So, if you can get in your mind that Christ DIED and was really dead… before God raised Him from the dead, then you get a better idea of the plan and purpose of God altogether.
Those trinity guys, sure do hate it when you say “Christ died…”
I’m thinking here…
Can we go down this road… that if Christ didn’t really die, then He didn’t really die for our sins, as well, right?
Oh my God, my brain is hurting… hang on… maybe a refill on my coffee will help:
6:00 a.m. (and it’s still dark out.)
6:04 a.m.
Sure those trinity guys have plenty of verses to back up there claim that there is this thing called a “trinity” — but somehow they jump to a wild ass conclusion that if you don’t agree with them in this trinity thing, you’re going to hell.
My oh my.
And when you look at their supporting verses for the trinity… they’re mostly inconclusive. Vague. Inference. And at best, figurative language. Nothing that you’d want to send someone to hell over, (seems to me.)
Keep in mind, Christ died for our sins and was raised the third day… and that is the topic and real discussion here. Don’t be sidetracked into useless rabbit holes. Christ died for our sins, and it means something. He was raised the third day and it means something. In fact, it means everything. It changes everything.
When we’re chatting about whether or not we should use trinity language…
OK… I can agree with Christ’s “pre-existence”. And I can look at all those verses they bring up which seem to back up their trinity notion. But we talking the DEATH and RESURRECTION of Christ, here.
And if you are confused by the vagarity of the lingo used… so am I… Is there a difference between God and His Son? Well, yeahhhhhh. Did God create His Son? Wow, is that too much to ask? How about: When did God create His Son? REV 3:14 seems to say “at the beginning”. The same with COL 1:16.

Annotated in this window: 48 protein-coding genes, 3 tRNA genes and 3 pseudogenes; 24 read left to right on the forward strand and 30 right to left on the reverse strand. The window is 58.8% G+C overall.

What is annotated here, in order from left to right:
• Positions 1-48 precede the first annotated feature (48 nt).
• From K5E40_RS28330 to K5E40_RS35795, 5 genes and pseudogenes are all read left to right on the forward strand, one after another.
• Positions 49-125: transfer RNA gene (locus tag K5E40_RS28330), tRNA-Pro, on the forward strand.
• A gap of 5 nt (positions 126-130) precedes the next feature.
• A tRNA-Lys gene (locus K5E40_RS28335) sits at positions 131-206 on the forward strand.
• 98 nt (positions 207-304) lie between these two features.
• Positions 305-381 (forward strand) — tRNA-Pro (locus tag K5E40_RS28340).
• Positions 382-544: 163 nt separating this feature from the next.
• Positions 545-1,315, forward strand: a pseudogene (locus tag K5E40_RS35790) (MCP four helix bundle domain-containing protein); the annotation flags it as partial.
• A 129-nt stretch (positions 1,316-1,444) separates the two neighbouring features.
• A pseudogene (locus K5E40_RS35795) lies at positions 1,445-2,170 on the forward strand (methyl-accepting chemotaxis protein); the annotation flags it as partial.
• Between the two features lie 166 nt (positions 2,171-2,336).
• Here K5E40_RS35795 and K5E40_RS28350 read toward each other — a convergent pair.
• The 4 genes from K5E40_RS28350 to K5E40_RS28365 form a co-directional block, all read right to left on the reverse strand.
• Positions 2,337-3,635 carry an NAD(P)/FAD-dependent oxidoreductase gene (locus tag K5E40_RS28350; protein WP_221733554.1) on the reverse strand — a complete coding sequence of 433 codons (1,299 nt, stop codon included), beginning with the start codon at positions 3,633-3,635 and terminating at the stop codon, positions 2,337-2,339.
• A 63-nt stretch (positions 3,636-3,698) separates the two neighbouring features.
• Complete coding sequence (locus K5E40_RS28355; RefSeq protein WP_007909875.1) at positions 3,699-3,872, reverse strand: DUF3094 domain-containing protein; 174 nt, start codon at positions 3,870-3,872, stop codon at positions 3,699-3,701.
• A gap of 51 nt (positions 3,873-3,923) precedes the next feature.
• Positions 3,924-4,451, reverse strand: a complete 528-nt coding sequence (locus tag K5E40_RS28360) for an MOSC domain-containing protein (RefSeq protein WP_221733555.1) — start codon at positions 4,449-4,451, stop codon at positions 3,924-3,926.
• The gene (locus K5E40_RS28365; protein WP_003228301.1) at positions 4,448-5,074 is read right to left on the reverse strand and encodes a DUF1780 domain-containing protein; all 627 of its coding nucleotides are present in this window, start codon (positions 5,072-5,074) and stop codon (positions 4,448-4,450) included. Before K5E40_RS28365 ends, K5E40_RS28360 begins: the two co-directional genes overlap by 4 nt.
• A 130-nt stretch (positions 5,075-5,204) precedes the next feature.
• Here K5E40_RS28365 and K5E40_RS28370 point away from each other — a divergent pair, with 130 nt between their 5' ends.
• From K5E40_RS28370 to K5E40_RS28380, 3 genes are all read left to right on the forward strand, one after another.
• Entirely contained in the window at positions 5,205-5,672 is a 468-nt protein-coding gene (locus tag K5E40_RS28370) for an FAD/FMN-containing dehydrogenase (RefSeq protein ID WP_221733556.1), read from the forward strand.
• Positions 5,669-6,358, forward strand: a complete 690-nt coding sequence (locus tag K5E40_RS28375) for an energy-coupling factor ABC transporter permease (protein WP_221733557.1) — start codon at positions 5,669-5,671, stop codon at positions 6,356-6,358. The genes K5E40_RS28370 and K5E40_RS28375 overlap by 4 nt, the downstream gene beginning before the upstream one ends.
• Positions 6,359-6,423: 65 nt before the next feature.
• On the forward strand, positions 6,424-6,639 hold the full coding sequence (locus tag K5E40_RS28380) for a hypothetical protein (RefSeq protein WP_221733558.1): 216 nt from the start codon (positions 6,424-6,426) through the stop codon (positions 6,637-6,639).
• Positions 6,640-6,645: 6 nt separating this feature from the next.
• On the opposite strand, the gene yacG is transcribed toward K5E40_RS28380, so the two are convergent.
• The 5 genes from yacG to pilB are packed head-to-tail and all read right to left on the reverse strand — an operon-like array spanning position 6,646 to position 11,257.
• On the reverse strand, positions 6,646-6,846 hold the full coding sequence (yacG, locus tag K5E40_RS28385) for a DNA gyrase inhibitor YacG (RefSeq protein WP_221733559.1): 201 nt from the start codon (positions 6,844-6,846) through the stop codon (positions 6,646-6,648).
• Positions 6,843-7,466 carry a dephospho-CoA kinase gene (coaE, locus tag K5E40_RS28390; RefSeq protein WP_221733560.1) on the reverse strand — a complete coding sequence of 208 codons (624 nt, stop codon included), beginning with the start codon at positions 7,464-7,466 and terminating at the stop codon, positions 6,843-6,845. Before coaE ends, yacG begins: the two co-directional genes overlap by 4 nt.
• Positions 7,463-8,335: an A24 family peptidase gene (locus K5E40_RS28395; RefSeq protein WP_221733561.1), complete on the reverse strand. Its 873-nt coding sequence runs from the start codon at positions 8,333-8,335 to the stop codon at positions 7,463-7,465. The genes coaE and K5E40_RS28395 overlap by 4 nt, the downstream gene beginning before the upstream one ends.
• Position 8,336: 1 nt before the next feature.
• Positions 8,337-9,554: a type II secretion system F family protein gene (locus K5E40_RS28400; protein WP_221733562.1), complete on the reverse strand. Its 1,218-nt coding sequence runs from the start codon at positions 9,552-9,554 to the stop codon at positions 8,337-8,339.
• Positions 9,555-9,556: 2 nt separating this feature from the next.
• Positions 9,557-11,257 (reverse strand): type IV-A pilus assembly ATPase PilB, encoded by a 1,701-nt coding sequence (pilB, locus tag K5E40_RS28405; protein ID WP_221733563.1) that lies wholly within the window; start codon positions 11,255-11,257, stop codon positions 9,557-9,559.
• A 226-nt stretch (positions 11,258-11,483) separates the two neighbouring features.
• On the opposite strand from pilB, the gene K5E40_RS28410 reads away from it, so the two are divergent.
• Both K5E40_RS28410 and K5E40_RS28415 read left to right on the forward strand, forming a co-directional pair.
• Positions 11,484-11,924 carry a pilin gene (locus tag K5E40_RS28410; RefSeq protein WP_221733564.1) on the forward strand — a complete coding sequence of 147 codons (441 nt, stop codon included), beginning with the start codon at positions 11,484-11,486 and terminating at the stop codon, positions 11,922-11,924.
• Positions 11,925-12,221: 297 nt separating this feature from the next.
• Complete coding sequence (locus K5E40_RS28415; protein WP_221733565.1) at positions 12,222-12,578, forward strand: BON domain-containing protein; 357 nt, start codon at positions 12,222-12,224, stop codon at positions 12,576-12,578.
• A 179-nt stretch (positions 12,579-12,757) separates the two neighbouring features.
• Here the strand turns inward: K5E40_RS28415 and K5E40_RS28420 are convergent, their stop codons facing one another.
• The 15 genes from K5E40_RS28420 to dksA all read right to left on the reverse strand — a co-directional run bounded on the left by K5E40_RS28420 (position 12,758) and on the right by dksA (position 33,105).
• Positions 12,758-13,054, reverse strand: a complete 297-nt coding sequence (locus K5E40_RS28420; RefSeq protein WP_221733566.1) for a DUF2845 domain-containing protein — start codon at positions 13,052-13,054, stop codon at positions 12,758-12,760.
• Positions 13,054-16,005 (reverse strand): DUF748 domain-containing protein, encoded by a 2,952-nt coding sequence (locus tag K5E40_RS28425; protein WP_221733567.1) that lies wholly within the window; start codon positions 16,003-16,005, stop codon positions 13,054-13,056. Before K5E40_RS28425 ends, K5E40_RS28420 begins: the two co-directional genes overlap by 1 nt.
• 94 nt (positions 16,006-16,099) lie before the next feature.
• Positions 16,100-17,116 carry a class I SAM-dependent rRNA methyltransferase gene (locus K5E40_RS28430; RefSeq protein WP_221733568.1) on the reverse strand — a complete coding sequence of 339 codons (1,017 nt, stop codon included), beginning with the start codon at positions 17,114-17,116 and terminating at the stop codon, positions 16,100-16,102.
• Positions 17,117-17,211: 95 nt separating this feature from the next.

REV 3:14 And unto the angel of the church of the Laodiceans write; These things saith the Amen, the faithful and true witness, the beginning of the creation of God;
So, who is this Jesus? Well, He’s the “AMEN”… What, pray tell, does that mean? I confess, I’ve no idea. But He’s the Amen. So, let’s go with it.
Up next it says He is the “FAITHFUL AND TRUE WITNESS”… again, what’s that all about? I can understand Him being a faithful and true witness a bit more than Him being “the Amen”… these things are big, boys and girls. Bigger than my Kentucky fried brain.
Then… He says He’s “THE BEGINNING OF THE CREATION OF GOD.”…. Holy smoke, I think we got a big one on the line… what is this?
Dare we say that Jesus Christ is the “beginning of the creation of God”? No. No, say it isn’t so… those trinitarians will kick you out of fellowship “if you say that one more time… I mean it…”
So we say, “Please pass the potatoes and gravy.” instead.
Now, when we are looking at scriptures, it helps to keep in mind that there are plenty of figures of speech all over the word of God.
There is one figure of speech in which you say THIS IS THAT. (I forgot what this figure is called but it has a name.) For example “This cup is my blood” (THIS IS THAT)… “This bread is my body” (THIS IS THAT) … Etc.
Brother Bullinger has a lovely book on Figures of speech.
And keep in mind that often, we run into problems in our understanding when we don’t see the RELATIVE vs the ABSOLUTE.
You see, some things are RELATIVELY true… and some things are ABSOLUTELY true.
The “relative” might be true as to feeling. But not as to fact. Paul says “None are righteous, no not one”. (3 negatives in one sentence… wow.)
But John the baptist’s parents were “righteous” says the scripture.
Which is true?
Both, but in a different sense.
John’s parents were “righteous” relative to everyone else in their life… at the time of John’s birth. But Paul was right in the ABSOLUTE sense, in God’s eyes, NONE ARE RIGHTEOUS, NO NOT ONE.
So, don’t be afraid to cast your eyes on a passage of scripture and consider that it might be figurative language.
So is Christ literally “the beginning of creation” or was something created before Christ?
And REV 3:14 is not the only place where we find strange and wonderful language.